Ren coached me through each contraction. Relying on his knowledge of breathing and the power of the diaphragm, he reminded me before each push to take a peak inhalation, the biggest breath I could get and bear down on it. I was releasing the pain in screams of agony but he corrected the behavior, reminding me that my pushing power was lost in screaming. It was better utilized with the low growling noise. The growling was making my throat hurt and I was sure every blood vessel in my face was busting, leaving me with a full face hickey, but the body took over. I was able to get two peak inhalations and pushes out of each contraction. The pushing, I later learned, lasted about three hours. Turns out little Ani was sunny side up or in the posterior position, elongating the process. Also, one side of my cervix refused to completely dilate. After all that time! Nothing my midwife couldn’t handle. It took her two tries but she expertly, manually moved the remaining part of my cervix to the side, making room for Ani’s head to come through. That hurt! That was a pain I begged her to stop inflicting. With Ren in the pool I was able to “relax” between contractions. Relying on him to catch my sleeping, limp body in the 40 second intervals between pushes. Strangely enough, I managed to fall completely asleep during some of these intervals. Awaking to the pain of the contraction banging through my body.
I remember asking, “How much longer?” as the baby’s little head emerged and sucked back in after every push. Over and over this happened. I begged our baby to make this easier on us, to just come on out, but she couldn’t hear me. She was trapped in her own vaginal prison. Her poor head trying to squeeze through the birth canal after so much time. Finally, the midwife got excited. She was a very stable, calming voice through the process which made her excitement so much more powerful when she got louder and said, “Come on! Keep pushing, keep pushing, keep pushing!” There was no more time to quit on the contraction. The baby was ready to come out and I was the only person in the world who could deliver her. Digging deeper than I ever had to dig before, and you think, diving 220 feet down and having to swim up again without fins is hard, nothing compared to this dig. Life or death. I could have choose either at that moment. I dug down and pushed. My mother holding one of my legs out, fighting my inclination to drawl back up into a ball, not letting up until I felt the slimy sensation of our new baby entering her new world.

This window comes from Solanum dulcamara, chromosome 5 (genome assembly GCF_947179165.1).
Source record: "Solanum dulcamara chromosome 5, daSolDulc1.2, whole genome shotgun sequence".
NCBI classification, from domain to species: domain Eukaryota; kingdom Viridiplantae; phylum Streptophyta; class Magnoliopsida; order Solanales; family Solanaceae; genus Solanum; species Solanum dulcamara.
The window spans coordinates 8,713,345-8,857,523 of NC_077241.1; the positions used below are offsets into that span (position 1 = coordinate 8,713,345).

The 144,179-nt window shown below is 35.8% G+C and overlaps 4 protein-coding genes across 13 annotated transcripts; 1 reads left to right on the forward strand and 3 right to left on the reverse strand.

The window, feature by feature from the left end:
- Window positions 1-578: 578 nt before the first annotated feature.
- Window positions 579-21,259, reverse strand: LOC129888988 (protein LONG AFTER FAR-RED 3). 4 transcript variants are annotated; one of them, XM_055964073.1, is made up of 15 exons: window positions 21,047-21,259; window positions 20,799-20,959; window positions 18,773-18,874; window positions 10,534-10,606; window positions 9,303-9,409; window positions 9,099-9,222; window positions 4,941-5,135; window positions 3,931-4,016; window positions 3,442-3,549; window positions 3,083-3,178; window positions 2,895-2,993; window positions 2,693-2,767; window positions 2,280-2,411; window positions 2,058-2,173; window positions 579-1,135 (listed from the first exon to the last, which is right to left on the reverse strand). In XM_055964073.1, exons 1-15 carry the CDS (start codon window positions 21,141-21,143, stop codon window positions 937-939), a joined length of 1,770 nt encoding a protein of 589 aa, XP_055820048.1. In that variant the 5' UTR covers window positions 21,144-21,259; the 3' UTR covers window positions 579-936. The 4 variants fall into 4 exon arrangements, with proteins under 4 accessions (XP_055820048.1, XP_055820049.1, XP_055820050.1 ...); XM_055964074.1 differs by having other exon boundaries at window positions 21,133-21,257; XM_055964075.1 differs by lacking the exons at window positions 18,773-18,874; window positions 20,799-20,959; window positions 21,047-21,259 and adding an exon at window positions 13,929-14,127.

I checked and turned to Ren, tears in my eyes. “It’s Ani! We have Ani!”
I looked down just in time to see our midwife scoop our baby out of her water bath. With Ren just behind me our midwife placed our baby onto my chest, still connected via the umbilical cord. From my chest she urged the baby to breath, blowing into her face. Not satisfied with the first few muffled cries, she persisted until the baby let out a small howl. It was only then that I remembered to look down to see if we had a little Ani or a little Cape. I checked and turned to Ren, tears in my eyes. “It’s Ani! We have Ani!” I sit here now, with tears in my eyes remembering watching my mother jolt out of the room to yell down to the others, who had been listening through every cry, “It’s Ani! It’s Ani!” The rest of the birth story includes a placenta, blood and stitches. I’ve said too much already.
The amazing thing about the whole experience is I didn’t do it. I’ve never been so intimately involved yet so far removed, simultaneously, throughout a process. What an obscenely unexpected point of view. On one hand no experience could be more real and in the moment than life emerging from your body, ripping it’s way out from within. There is no mistaking that you are a part of what is happening. But it’s more like the birth is happening to you, the vessel. On the other hand I never expected to have so little to actually do with bringing Ani into the world. Maybe I’m selling myself short but it became very clear to me during every contraction that my body was fully prepared to bring Ani into the world with or without my dainty little pushes. What a strange feeling to be fully present yet completely out of control at the same time.
I carried Ani for nine months and endured every discomfort, every agitated sciatic nerve, every night sleeping on my side with a pillow between my legs. I endured every kick (and enjoyed every one). I endured the few months when I had to sleep sitting up because she was hurting my ribs to badly. Sitting on the floor with my head in the rocking chair, praying for a bit of sleep so I could escape being a monster the next day. At the end of each day of the pregnancy, Ren and I would lie in bed and play with Ani. Before she was Ani there were just a few layers of flesh between her and us. She was still abstract. Just a series of kicks and punches. Those moments were unreal.
I know God has a hand in things because as good as my vanity leads me to believe I am, I’m just not that good. Every time I look at Ani it humbles me to think about how blessed Ren and I are. Even the two of us together couldn’t combine forces to purposefully create something as awesome as little Ani Bird.